Regardless of what productive activity your teen gets involved with this summer, try and only have it take up part of their day or week. You want to leave them with plenty of time for rest and relaxation. With jobs and volunteering, take measures to ensure they are working part-time. Do this so they are not working their entire summer away. For theater and sports, those practices tend to take place at specific times. This makes it easier to fit in some downtime.
When you’re teen does have time to unwind, it is important to set them up to be able to enjoy their free time in ways that are not just staring at their phones. Maybe help them create a bucket list of other activities they may want to enjoy in their free time.
Some ideas might include:
- making popsicles
- bike rides
- playing with sidewalk chalk (yes even teens can do this!)
- taking a nap
- creating an at-home spa day
- watch a favorite movie
A Heavy Tablespoon of Friends and Family
In addition to the productive and relaxing things a teen can do in the summer, it is important to designate time for friends and family too. For 9 months out of the year, friendship time is primarily spent at school. Or perhaps, for a very limited time on the weekends. The same goes for family time.
Teens Need Other Teens
Socializing is a crucial aspect of teen development! Teens need to be in contact with one another to gain necessary social skills. As well as to work through discovering their unique identity.
Balance is Key
Some activities that I have already discussed in the productivity section are great for getting teens connected with other teens. However, just like they need equal parts productivity and relaxation, friendship time should be balanced. They need friendship time that is balanced between productive time and downtime with one another.
Plan Fun Events
You can help your teen achieve this by allowing them to have fun experiences with their friends. Things like sleepover parties, movie nights, pool time, and time to simply hang out. You can help your teen initiate some of these fun activities. Or maybe, collaborate with other parents that might want to chaperone or plan a teen get-together.
A Dash of Family Time
You may think you are the last person your teen wants to spend time with during the summer. However, family time is like a muscle. If you do not take the time to exercise it, it gets weaker. Summer is the best time to work out those family muscles. You can do this by routinely planning some quality family time.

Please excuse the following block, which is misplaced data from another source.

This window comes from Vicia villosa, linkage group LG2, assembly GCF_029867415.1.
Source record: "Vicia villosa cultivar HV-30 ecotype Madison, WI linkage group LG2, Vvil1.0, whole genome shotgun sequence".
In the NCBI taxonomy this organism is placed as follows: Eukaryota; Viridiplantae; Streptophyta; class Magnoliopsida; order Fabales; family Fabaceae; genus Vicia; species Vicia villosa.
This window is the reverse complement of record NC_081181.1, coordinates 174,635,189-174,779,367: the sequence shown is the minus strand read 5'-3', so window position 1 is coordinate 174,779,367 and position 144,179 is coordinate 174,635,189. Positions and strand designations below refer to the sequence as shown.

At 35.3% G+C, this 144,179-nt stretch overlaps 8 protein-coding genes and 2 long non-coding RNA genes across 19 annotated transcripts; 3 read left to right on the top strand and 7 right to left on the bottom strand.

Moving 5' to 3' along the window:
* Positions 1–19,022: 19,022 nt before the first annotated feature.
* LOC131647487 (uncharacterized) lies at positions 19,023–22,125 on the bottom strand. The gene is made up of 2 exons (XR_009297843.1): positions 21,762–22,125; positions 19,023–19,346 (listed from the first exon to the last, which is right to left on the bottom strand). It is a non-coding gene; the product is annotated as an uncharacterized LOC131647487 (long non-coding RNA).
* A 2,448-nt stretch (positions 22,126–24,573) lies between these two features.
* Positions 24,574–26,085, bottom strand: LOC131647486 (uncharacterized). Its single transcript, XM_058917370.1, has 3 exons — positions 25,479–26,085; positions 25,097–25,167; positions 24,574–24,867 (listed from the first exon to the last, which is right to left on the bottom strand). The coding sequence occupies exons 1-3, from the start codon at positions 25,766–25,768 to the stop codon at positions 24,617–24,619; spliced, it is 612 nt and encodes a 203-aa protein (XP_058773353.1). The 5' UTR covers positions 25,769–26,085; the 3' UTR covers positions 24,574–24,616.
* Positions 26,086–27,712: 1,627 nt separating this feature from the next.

Family Time Does Not Have to be Complicated
Family time can be a trip to the beach or a weekend of camping. But it can also be much simpler than that. If you think your teen will moan and groan over spending all that family time together, create small, low-key family bonding activities. These can be a meal together, going to get ice cream, or you set up a weekly movie night. You can even rotate who gets to pick the movie. If you are a mother-daughter duo, maybe plan a day to go get mani/pedis or facials.
Create a Family Bucket List
You can create a family summer bucket list in addition to the one for just your teen!
Got a Young Teen?
If your teen is a rising 6th-8th grader and they are just beginning their teen years, some of the options suggested may not work.
This is why I created Young Teen Wellness Camp.
Starting June 5th, I will be offering the first-ever Young Teen Wellness Camp at my Metairie office!
A Four-Week Program
This is a 4-week program that will be every Monday from 9 am-12 pm and is focused on skills that are not taught in most schools.
Learning About Emotional Intelligence
These are skills that help teens navigate their mental and emotional health! I will be covering topics of compassion, empathy, mindfulness, stress management, and more. All of these topics are in the hopes of improving teen emotional intelligence! In my blog titled Understanding Teenage Emotional Intelligence, I talk at length about the importance of emotional intelligence.
If you would like to read more about my Young Teen Wellness Camp to see if it is right for your child, you can check out the details HERE.
Begin Therapy for Teens in Metairie, LA Today!
If your teen is struggling with their mental health and its impacting their abilit to fully live and enjoy life, Therapy for Teens at Creative Counseling and Wellness is here to help. As a Therapist, I have both personal and professional experience with these issues and am prepared to walk this journey of self-discovery with your teen. Follow the steps below to get started. Through ownership, balance, and practice, your teen can own the stage and the stage called life!
- Reach out to me via my convenient online contact form.
- Get to know more about me and my story here.
- Begin the journey to self-discovery and healing
Other Mental Health Services Offered at Creative Counseling and Wellness
I specialize in working with teens and their families. I work with a wide variety of individuals such as: LGBTQ+ Teens, Teens with Anxiety, Theater Teens, Creative/Artistic Teens, Teens Questioning Gender Identity, High Achieving Teens, Teens with Social Anxiety, and Teens Struggling with Perfectionism. My own own life and experience gives me a unique perspective that lends itself to working with teens especially. Reach out today!